|Publication number||US4763680 A|
|Application number||US 07/121,067|
|Publication date||Aug 16, 1988|
|Filing date||Nov 16, 1987|
|Priority date||Nov 16, 1987|
|Publication number||07121067, 121067, US 4763680 A, US 4763680A, US-A-4763680, US4763680 A, US4763680A|
|Inventors||Adam Acosta, Sr.|
|Original Assignee||Acosta Sr Adam|
|Export Citation||BiBTeX, EndNote, RefMan|
|Patent Citations (11), Referenced by (46), Classifications (6), Legal Events (3)|
|External Links: USPTO, USPTO Assignment, Espacenet|
The invention is in the field of crutches. Traditionally, crutches are almost uniformly standard in design. Whether they are made of wood or of aluminum, they have an A-shaped upper portion which converges down to a lower portion having an extended foot or leg which passes through the downwardly extended members and is usually adjustable to establish different heights for the underarm support of the crutch, defined at the top of the A-frame.
Although the standard crutch has been useful for a very long time, there are certain features of it that could stand improvement. First, a standard crutch is straight. It extends straight down from the armpit, past the handgrip portion, to the ground. Whereas this might be very functional for most people, in the event the person is very much overweight and has very wide hips, or has scoliosis, the crutch will extend from the underarm out at an angle that is too wide for maximum traction, lessening the effective support available to the person using the crutch.
Secondly, crutches are fairly awkward. It would be very desirable to have a crutch that would fold in two so that the crutch would collapse for transport in cars, etc.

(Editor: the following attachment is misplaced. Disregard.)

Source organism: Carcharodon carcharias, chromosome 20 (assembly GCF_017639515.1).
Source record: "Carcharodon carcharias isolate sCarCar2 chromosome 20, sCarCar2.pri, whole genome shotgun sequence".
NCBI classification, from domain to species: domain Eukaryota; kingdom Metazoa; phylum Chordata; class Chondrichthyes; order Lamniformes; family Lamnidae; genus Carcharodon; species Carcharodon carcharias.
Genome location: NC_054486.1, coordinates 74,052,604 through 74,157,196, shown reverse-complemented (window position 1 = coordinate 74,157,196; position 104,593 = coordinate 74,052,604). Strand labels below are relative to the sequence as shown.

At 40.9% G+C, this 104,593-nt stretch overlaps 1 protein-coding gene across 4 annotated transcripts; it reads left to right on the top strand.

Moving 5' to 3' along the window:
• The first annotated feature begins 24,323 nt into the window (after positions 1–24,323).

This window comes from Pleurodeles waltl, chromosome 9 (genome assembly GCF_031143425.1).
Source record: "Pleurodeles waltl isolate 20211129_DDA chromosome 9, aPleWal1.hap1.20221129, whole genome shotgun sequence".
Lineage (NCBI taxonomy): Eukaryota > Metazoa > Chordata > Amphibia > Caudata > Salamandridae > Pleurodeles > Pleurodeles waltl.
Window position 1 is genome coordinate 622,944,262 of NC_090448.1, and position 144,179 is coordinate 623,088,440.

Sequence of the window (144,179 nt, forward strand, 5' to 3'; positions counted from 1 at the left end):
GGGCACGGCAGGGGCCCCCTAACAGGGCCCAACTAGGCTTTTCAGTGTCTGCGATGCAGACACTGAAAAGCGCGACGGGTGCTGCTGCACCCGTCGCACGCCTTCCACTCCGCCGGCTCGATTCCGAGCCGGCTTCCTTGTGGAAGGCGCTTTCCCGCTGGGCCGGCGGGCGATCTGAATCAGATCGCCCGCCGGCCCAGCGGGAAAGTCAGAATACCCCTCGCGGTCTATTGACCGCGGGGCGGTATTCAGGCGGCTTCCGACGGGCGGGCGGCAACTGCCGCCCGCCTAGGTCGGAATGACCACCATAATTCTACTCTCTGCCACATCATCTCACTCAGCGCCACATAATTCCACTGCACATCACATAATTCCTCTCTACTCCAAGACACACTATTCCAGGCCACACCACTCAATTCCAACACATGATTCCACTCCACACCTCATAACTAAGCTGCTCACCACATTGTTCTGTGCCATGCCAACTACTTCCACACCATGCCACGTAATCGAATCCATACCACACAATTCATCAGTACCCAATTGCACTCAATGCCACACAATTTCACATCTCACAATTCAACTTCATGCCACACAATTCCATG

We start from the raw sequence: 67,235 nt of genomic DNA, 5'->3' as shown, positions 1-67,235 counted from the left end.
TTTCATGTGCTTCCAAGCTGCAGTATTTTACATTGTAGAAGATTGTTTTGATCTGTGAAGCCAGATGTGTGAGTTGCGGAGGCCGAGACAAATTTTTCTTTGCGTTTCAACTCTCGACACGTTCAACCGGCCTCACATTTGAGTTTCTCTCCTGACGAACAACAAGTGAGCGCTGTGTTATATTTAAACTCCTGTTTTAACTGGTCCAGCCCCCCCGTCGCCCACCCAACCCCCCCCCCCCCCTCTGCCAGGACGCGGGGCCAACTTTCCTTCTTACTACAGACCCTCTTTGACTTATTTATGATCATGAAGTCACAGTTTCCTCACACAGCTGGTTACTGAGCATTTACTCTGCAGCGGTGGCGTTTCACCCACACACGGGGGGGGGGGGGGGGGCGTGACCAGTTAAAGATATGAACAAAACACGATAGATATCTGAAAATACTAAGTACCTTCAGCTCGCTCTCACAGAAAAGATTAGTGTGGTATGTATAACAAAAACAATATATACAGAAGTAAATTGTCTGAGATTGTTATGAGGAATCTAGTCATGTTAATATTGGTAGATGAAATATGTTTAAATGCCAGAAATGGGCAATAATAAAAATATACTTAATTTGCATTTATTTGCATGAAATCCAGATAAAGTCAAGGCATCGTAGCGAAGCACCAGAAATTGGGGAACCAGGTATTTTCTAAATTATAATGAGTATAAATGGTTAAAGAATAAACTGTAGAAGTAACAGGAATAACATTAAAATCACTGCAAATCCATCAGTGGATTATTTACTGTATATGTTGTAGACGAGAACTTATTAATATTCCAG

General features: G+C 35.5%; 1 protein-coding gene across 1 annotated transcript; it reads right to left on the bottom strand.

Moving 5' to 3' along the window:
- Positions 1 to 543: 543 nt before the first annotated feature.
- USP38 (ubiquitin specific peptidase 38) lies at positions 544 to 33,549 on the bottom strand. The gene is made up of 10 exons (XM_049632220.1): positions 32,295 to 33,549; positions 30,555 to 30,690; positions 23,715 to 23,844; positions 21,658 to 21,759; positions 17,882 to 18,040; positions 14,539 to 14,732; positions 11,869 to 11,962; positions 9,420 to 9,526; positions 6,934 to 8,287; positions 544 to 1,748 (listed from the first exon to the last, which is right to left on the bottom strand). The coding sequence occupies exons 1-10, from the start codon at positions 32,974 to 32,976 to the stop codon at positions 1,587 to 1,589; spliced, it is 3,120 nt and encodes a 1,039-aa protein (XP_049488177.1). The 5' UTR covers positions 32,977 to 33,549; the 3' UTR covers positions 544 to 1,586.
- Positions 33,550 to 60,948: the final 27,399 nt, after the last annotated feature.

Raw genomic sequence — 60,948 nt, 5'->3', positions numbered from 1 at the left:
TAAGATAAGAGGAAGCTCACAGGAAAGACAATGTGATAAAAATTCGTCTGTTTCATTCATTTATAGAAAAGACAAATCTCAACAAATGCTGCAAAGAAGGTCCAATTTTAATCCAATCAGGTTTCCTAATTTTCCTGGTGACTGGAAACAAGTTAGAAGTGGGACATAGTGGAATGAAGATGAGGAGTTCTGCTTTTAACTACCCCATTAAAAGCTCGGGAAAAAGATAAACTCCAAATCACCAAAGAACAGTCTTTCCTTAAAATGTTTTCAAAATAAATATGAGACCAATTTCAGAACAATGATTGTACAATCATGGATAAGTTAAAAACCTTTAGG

The invention fulfills the above-stated needs and comprises a crutch with an upper portion which has an S-curve defined in it to pass out, and down laterally displaced from the hip so that it will avoid the hip of an overweight person or a person with scoliosis, and still extend down to meet the ground at an approximately orthogonal angle.
In keeping with the advantage provided by the S-shape, the crutch is triply adjustable. This is desirable because by the incorporation of the S-shape into the crutch, there are now three distances that may be varied. These are the distance from the underarm to the ground, the distance from the handgrip to the ground, and the distance from the S-curve to the ground. The triple adjustability makes these distances more or less independently adjustable from one another.
Lastly, the crutch is hinged in the middle and will fold upon itself for transport. Although this feature would of course be advantageous in any crutch, it is especially advantageous in the instant crutch because the S-shape not only makes the crutch somewhat more awkward when not in use, but is also provides an easy way in which the lower, leg portion can fold up and more or less nest inside the two support members of the upper part of the crutch.
FIG. 1 is a front elevation view of a person, in phantom, using the crutch and showing the crutch in a side elevation;
FIG. 2 is a front elevation view of the crutch;
FIG. 3 is a detail, partially in section, of the hinged portion of the crutch;
FIG. 4 illustrates the portion shown in FIG. 3 but with the crutch being folded; and
FIG. 5 illustrates the crutch in its entirety as it swings from its semi-extended position, in phantom, to its collapsed position.
The crutch has an upper portion 10 and a lower portion 12, each comprising a pair of tubular members 14 and 16, respectively. The upper tubular members 14 extend up to the underarm support member 18. The underarm support member has a pair of downwardly extending tubular sockets 20 which extend over the tops of the support members 14, and are secured to them by means of a pass-through bolts 22 which pass through the appropriate holes 24 defined in both the depending sockets 20 and the structural members 14 as best shown in FIGS. 1 and 2. Thus, the underarm support 18 is by itself vertically adjustable on the crutch.